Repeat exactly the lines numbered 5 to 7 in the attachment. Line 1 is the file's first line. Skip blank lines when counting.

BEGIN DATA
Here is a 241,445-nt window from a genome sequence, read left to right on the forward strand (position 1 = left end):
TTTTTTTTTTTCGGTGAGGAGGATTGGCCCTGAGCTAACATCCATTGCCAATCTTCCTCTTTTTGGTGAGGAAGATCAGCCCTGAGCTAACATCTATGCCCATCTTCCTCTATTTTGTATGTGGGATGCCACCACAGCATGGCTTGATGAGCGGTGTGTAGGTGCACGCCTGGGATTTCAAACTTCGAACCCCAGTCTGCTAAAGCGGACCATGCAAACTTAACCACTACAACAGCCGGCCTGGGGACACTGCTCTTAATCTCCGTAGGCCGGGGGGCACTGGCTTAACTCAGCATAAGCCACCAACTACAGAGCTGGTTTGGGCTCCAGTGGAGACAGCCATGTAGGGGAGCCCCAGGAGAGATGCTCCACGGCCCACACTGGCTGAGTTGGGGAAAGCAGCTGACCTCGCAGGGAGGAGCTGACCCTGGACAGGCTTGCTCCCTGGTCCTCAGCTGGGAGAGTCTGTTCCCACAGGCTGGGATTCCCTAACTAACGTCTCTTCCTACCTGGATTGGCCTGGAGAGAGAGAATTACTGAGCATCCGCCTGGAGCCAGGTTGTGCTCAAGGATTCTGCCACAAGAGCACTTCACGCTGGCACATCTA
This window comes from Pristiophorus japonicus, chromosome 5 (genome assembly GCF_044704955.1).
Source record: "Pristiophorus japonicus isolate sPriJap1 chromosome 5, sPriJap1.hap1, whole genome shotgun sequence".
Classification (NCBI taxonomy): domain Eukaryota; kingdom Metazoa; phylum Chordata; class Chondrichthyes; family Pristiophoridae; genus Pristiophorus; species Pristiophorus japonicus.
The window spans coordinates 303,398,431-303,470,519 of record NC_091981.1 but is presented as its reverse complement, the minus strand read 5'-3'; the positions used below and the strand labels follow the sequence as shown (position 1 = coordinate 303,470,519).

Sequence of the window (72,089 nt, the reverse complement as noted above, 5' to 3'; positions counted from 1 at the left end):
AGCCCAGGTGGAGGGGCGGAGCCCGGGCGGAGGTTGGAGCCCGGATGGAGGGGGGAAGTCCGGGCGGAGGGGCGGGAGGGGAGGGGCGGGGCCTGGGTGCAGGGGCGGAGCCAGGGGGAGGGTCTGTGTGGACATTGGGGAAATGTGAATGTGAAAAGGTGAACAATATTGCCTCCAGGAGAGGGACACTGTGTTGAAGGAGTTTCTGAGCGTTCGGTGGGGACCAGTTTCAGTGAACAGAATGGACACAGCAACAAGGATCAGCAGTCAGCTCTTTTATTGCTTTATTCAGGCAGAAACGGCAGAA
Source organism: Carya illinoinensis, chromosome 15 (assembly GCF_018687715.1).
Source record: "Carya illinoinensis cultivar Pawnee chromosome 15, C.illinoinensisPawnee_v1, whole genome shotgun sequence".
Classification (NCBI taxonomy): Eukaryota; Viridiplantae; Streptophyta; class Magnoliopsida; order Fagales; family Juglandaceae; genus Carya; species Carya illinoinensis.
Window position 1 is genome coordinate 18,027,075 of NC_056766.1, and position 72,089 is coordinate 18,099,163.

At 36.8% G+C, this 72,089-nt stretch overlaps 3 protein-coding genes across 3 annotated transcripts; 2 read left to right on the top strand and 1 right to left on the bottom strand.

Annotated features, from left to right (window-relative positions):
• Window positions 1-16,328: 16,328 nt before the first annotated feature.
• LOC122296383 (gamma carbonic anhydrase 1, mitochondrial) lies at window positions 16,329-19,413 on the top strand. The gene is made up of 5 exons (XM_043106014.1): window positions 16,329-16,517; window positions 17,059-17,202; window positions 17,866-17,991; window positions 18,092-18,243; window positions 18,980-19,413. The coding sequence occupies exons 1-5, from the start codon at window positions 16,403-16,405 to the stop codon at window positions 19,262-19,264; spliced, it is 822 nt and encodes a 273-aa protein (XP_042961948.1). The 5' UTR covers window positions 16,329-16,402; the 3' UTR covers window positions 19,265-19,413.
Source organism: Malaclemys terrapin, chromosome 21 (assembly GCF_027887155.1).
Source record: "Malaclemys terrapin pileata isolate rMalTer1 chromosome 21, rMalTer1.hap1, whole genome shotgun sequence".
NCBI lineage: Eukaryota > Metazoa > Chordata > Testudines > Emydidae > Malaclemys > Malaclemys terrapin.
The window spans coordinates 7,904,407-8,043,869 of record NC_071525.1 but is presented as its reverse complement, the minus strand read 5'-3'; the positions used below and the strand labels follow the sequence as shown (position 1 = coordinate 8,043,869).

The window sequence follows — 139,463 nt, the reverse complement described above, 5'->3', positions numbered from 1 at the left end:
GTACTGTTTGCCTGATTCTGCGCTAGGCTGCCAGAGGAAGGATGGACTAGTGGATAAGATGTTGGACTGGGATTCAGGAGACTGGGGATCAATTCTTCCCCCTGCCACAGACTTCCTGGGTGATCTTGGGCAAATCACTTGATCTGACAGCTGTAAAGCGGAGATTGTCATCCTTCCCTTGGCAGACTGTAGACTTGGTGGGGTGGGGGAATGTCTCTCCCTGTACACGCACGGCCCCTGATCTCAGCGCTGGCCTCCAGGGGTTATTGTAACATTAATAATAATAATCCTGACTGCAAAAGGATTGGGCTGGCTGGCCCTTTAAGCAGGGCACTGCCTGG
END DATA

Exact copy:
Classification (NCBI taxonomy): domain Eukaryota; kingdom Metazoa; phylum Chordata; class Chondrichthyes; family Pristiophoridae; genus Pristiophorus; species Pristiophorus japonicus.
The window spans coordinates 303,398,431-303,470,519 of record NC_091981.1 but is presented as its reverse complement, the minus strand read 5'-3'; the positions used below and the strand labels follow the sequence as shown (position 1 = coordinate 303,470,519).

Sequence of the window (72,089 nt, the reverse complement as noted above, 5' to 3'; positions counted from 1 at the left end):